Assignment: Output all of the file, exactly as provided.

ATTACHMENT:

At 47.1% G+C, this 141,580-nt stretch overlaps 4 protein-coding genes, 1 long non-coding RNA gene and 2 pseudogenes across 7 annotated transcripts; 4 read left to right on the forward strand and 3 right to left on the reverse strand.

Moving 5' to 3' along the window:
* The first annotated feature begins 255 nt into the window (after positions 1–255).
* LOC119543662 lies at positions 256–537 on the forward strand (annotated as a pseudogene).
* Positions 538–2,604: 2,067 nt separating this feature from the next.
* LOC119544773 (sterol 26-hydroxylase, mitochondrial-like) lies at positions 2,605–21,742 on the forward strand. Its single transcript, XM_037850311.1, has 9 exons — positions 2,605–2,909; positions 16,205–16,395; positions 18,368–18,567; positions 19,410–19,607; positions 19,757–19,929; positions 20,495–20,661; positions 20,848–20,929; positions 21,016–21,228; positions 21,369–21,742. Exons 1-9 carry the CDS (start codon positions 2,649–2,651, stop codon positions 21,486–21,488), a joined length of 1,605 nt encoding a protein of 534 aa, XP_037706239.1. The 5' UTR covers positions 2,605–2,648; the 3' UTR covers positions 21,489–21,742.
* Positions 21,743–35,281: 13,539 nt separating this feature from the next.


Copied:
At 47.1% G+C, this 141,580-nt stretch overlaps 4 protein-coding genes, 1 long non-coding RNA gene and 2 pseudogenes across 7 annotated transcripts; 4 read left to right on the forward strand and 3 right to left on the reverse strand.

Moving 5' to 3' along the window:
* The first annotated feature begins 255 nt into the window (after positions 1–255).
* LOC119543662 lies at positions 256–537 on the forward strand (annotated as a pseudogene).
* Positions 538–2,604: 2,067 nt separating this feature from the next.
* LOC119544773 (sterol 26-hydroxylase, mitochondrial-like) lies at positions 2,605–21,742 on the forward strand. Its single transcript, XM_037850311.1, has 9 exons — positions 2,605–2,909; positions 16,205–16,395; positions 18,368–18,567; positions 19,410–19,607; positions 19,757–19,929; positions 20,495–20,661; positions 20,848–20,929; positions 21,016–21,228; positions 21,369–21,742. Exons 1-9 carry the CDS (start codon positions 2,649–2,651, stop codon positions 21,486–21,488), a joined length of 1,605 nt encoding a protein of 534 aa, XP_037706239.1. The 5' UTR covers positions 2,605–2,648; the 3' UTR covers positions 21,489–21,742.
* Positions 21,743–35,281: 13,539 nt separating this feature from the next.